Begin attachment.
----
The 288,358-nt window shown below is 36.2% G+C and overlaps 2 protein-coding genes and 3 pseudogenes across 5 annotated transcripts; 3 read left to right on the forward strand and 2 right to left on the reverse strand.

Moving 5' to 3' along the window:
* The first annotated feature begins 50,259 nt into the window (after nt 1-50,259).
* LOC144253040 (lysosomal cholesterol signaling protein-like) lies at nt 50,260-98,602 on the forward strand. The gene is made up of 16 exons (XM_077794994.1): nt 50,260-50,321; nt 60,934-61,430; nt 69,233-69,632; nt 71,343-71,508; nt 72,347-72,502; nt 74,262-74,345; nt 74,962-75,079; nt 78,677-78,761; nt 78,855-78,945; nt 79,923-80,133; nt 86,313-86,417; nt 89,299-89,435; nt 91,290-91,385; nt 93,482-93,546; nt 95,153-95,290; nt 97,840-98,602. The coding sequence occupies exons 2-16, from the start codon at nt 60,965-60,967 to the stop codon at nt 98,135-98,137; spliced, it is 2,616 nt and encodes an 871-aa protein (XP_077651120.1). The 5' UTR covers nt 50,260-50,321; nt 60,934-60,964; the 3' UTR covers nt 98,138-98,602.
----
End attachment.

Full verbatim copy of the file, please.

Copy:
The 288,358-nt window shown below is 36.2% G+C and overlaps 2 protein-coding genes and 3 pseudogenes across 5 annotated transcripts; 3 read left to right on the forward strand and 2 right to left on the reverse strand.

Moving 5' to 3' along the window:
* The first annotated feature begins 50,259 nt into the window (after nt 1-50,259).
* LOC144253040 (lysosomal cholesterol signaling protein-like) lies at nt 50,260-98,602 on the forward strand. The gene is made up of 16 exons (XM_077794994.1): nt 50,260-50,321; nt 60,934-61,430; nt 69,233-69,632; nt 71,343-71,508; nt 72,347-72,502; nt 74,262-74,345; nt 74,962-75,079; nt 78,677-78,761; nt 78,855-78,945; nt 79,923-80,133; nt 86,313-86,417; nt 89,299-89,435; nt 91,290-91,385; nt 93,482-93,546; nt 95,153-95,290; nt 97,840-98,602. The coding sequence occupies exons 2-16, from the start codon at nt 60,965-60,967 to the stop codon at nt 98,135-98,137; spliced, it is 2,616 nt and encodes an 871-aa protein (XP_077651120.1). The 5' UTR covers nt 50,260-50,321; nt 60,934-60,964; the 3' UTR covers nt 98,138-98,602.